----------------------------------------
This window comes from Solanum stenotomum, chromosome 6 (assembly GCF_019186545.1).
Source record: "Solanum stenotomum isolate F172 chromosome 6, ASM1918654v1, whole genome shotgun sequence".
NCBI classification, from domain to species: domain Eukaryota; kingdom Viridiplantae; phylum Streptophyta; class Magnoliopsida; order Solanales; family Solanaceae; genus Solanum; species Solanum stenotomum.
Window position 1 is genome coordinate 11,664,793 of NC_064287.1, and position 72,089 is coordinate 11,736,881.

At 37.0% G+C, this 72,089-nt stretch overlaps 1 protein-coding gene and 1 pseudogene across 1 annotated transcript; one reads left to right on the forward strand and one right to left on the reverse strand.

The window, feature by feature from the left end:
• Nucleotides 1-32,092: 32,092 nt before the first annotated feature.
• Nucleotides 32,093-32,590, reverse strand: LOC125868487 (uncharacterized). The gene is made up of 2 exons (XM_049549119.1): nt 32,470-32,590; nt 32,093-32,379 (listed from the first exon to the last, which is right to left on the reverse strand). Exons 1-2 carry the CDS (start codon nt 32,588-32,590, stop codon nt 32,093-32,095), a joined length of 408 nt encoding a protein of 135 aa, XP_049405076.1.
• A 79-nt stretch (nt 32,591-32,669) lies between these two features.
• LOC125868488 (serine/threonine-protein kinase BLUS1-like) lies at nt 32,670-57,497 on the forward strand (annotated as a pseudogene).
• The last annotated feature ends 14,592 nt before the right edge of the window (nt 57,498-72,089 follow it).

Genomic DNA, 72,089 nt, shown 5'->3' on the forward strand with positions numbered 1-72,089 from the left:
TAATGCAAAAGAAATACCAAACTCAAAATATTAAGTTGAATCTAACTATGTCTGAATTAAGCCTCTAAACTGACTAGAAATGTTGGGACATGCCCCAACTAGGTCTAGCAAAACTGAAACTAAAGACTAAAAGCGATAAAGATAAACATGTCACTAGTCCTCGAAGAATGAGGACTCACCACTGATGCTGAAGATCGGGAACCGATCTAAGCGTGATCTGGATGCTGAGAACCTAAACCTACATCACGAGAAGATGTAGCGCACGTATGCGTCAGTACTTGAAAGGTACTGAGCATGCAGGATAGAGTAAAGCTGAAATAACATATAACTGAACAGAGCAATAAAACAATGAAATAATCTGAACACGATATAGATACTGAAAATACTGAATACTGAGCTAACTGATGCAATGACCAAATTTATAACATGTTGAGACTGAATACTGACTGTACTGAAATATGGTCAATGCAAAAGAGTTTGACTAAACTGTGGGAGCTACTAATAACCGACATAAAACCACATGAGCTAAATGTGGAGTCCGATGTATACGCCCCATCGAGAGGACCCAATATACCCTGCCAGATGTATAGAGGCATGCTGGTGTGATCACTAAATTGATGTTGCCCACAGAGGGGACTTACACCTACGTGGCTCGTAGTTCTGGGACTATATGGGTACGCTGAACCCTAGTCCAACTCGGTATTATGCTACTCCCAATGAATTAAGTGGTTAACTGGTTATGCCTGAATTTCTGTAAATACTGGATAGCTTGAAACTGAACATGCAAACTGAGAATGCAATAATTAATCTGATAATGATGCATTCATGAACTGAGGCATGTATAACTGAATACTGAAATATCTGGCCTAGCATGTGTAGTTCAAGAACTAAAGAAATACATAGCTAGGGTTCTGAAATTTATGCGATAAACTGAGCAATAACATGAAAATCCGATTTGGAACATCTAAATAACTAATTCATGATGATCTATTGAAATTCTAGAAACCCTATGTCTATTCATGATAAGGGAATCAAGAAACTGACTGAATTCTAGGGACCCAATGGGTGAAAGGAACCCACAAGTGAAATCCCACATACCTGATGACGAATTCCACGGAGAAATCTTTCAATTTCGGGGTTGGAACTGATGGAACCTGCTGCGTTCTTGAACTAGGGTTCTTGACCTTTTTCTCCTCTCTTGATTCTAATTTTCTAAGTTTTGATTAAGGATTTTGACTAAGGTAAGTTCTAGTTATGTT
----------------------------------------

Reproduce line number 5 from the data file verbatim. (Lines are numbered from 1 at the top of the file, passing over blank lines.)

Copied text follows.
At 37.0% G+C, this 72,089-nt stretch overlaps 1 protein-coding gene and 1 pseudogene across 1 annotated transcript; one reads left to right on the forward strand and one right to left on the reverse strand.